When I first started on my journey here at The Chariot Group, neither I or the owners knew specifically what I would being doing, what value I could add, etc. Being “comfortable with ambiguity” was required as we figured those things out.
Those early days were filled with meetings; what better way to get to know people and issues than being a fly on the wall during all sorts of meetings! It worked and before long, I knew enough about this and that to at least not feel like an idiot. But honestly, I was overwhelmed. Learning a new job is one thing, learning a new industry is another beast altogether.
It’s been about five months and to date, I’m still in a lot of meetings, which has me thinking about them. Meetings are expensive, very expensive, extraordinarily expensive. Consider this hypothetical situation:
A manager wants to discuss something with his team; it could be a new strategy, a problem with operations, a client concern or otherwise. The manager wants everyone to commit to at least one hour for this meeting. So, at a minimum, the meeting will be over $250 in labor costs and pushing $530 as it gets closer to two hours in duration.
The conservative estimates above equate to a significant hourly cost of labor for a one or two hour meeting.
Now, I invite you to consider the table below, which communicates some realistic “issues” affecting the money wasted during the hypothetical one hour meeting:
This data, albeit simplistic, should bother you! It bothers me, and I only offered an estimate on wasted labor costs.
Consider the other costs associated with meetings:
- Travel costs
- Catering costs
- Post meeting costs to include data entry, document processing/editing, etc.
- 3rd party participant (contractor, vendor, partner, client, etc.) costs
It’s mind blowing when you think about it, especially considering many of us attend multiple meetings each week.
Thankfully, The Chariot Group’s culture is such that tardiness, lack of preparation, and disengagement is rare. In addition, we’re lucky in that we have access to and utilize technology effectively to ensure there is very little down time during the meeting itelf and that travel costs can be eliminated or significantly reduced. We also utilize technology to ensure document/data processing is done in real time during meetings to eliminate “post meeting” work.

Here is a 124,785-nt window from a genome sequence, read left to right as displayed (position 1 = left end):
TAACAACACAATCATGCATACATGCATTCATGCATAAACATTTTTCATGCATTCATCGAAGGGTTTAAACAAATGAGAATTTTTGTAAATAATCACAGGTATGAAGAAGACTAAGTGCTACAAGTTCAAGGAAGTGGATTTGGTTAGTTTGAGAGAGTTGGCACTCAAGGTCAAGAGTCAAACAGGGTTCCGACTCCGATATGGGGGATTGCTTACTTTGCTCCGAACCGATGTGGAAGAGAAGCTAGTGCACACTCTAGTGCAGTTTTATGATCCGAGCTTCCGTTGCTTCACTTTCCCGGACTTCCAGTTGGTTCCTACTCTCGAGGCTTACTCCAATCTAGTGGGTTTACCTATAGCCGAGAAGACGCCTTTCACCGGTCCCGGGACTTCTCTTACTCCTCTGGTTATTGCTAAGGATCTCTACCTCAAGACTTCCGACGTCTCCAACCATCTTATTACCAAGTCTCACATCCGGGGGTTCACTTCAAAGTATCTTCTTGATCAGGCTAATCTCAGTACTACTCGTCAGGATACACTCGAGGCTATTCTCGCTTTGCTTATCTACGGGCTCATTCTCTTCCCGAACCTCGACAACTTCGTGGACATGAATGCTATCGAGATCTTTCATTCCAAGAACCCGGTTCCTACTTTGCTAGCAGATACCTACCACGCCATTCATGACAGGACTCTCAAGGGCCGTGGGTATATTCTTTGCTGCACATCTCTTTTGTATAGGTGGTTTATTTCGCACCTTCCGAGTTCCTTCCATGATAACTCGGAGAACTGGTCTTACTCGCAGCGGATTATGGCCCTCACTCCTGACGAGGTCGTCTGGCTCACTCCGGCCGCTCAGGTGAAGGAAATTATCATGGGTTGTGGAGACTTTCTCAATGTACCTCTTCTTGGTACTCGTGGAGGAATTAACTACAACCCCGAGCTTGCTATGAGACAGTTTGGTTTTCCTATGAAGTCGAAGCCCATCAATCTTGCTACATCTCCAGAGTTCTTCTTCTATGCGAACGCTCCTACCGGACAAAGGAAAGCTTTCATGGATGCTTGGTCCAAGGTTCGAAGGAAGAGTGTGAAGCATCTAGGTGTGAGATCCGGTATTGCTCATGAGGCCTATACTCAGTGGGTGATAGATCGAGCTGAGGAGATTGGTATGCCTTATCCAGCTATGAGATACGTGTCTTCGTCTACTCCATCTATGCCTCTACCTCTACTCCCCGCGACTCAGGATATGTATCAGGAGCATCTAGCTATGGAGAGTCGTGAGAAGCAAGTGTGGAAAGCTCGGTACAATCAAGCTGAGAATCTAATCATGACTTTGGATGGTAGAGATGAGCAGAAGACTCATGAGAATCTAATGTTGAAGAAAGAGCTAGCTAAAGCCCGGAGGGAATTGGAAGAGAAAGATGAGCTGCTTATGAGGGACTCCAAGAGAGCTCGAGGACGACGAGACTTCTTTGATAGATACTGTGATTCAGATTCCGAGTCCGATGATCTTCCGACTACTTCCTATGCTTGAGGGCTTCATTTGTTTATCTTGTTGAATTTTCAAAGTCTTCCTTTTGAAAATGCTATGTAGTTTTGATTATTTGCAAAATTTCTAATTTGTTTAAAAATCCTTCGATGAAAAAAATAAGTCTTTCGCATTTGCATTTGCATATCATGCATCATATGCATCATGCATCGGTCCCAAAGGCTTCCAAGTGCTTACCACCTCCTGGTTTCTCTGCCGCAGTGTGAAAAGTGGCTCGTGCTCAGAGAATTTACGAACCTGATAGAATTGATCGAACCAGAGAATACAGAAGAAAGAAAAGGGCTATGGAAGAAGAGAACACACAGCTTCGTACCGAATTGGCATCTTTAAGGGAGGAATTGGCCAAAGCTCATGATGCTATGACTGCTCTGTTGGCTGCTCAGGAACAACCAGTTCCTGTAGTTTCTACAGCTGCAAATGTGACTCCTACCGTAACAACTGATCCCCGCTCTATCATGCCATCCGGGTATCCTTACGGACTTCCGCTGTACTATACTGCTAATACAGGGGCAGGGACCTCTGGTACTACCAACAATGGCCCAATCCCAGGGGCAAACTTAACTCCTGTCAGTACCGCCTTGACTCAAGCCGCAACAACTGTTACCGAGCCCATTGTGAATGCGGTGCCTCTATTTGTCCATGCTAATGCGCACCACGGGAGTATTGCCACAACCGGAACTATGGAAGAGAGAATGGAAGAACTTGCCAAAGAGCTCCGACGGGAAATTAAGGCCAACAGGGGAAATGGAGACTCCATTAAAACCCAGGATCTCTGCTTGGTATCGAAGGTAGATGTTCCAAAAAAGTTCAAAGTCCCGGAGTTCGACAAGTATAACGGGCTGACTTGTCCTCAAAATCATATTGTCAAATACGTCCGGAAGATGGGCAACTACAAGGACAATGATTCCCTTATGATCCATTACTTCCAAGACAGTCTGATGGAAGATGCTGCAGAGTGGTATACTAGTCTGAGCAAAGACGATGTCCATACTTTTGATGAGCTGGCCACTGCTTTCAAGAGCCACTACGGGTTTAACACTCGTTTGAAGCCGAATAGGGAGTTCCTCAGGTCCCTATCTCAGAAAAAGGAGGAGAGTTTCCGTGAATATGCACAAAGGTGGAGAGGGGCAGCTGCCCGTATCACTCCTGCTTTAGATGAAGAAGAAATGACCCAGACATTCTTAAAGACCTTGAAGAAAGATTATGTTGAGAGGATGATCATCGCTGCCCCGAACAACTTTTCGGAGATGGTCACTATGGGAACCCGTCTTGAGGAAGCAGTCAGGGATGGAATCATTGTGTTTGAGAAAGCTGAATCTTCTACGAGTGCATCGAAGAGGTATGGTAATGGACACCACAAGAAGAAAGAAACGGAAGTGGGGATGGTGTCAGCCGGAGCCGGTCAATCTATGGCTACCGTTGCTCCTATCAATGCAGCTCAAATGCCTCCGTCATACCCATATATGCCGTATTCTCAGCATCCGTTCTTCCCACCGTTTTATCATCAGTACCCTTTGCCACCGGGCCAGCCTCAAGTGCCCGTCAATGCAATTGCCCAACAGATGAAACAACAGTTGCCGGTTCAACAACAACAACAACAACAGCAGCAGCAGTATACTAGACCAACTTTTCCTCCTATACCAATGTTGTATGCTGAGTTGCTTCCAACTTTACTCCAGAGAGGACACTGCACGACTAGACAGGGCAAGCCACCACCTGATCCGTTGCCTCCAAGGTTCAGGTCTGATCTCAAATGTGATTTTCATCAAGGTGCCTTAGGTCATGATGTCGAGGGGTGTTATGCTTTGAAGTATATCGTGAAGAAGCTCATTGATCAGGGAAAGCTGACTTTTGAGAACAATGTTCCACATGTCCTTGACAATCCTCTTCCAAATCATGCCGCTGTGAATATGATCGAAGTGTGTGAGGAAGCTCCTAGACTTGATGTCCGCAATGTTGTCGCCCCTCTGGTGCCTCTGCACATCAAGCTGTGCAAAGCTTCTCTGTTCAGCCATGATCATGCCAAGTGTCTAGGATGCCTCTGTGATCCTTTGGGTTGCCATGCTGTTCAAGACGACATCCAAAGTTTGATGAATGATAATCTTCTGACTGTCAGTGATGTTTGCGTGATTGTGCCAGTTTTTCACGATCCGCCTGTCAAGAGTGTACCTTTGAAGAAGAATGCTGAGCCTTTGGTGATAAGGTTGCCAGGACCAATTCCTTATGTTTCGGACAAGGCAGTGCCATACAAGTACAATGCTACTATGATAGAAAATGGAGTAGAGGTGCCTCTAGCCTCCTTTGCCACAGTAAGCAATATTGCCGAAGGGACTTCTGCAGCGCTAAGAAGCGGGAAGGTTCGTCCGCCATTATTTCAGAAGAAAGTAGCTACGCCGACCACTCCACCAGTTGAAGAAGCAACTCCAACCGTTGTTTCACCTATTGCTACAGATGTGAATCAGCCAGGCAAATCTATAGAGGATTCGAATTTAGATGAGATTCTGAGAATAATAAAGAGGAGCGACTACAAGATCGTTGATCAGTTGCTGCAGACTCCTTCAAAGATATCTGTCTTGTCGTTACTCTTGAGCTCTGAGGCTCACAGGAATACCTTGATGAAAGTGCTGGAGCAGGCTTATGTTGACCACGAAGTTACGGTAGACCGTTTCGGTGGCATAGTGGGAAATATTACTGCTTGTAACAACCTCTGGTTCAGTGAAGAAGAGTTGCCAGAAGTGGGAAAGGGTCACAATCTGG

But we’re not perfect, and certainly we have had our problems with meeting inefficiencies. To that end, we are communicating just how expensive inefficient meetings are and we’re making sure that our employees are cognizant of just how much these things cost. (Shoot, if I had it my way, we’d use a digital signage “ticker” in the room calculating the personnel costs so participants could immediately see it.)
What about you?
What are your issues when it comes to meeting ineffectiveness or inefficiencies?
- Are you enabling tardiness by waiting for everyone?
- Are you enabling lack of preparation by taking time in the meeting to bring everyone up to speed AGAIN?
- Have you failed to train employees on how to use the technology in the room?
- Do you believe everyone has to be physically in the room to be engaged?
- Have you failed to invest in technology to enable long-distance collaboration?
- If you have technology in the room, have you failed to upgrade it and, because of that, it doesn’t work properly?
- Have your meeting facilitators or leaders failed to organize and/or plan for an efficient meeting?
- Do you have the wrong people in the room?
What are your plans to improve?
We all play a part in organizational improvement so don’t rely upon the big boss to tell you or motivate you to change, motivate yourself! Start putting pressure on your peers and let your partners and other stakeholders know that changes are expected from everyone in order to minimize time and maximize productivity. Let your boss know you’re paying attention to the bottom line and you plan on enforcing change in order to maximize efficiency and profits. And finally, let your boss know you may need support in ensuring tools, equipment and training are in place to do so.
And shoot, for giggles or tears, do a quick calculation of labor costs for that meeting; here is a link to a simple meeting calendar. At a minimum, keep this amount visible and top of mind when you start the darn thing.
Tick Tock, Tick Tock.
Time is money!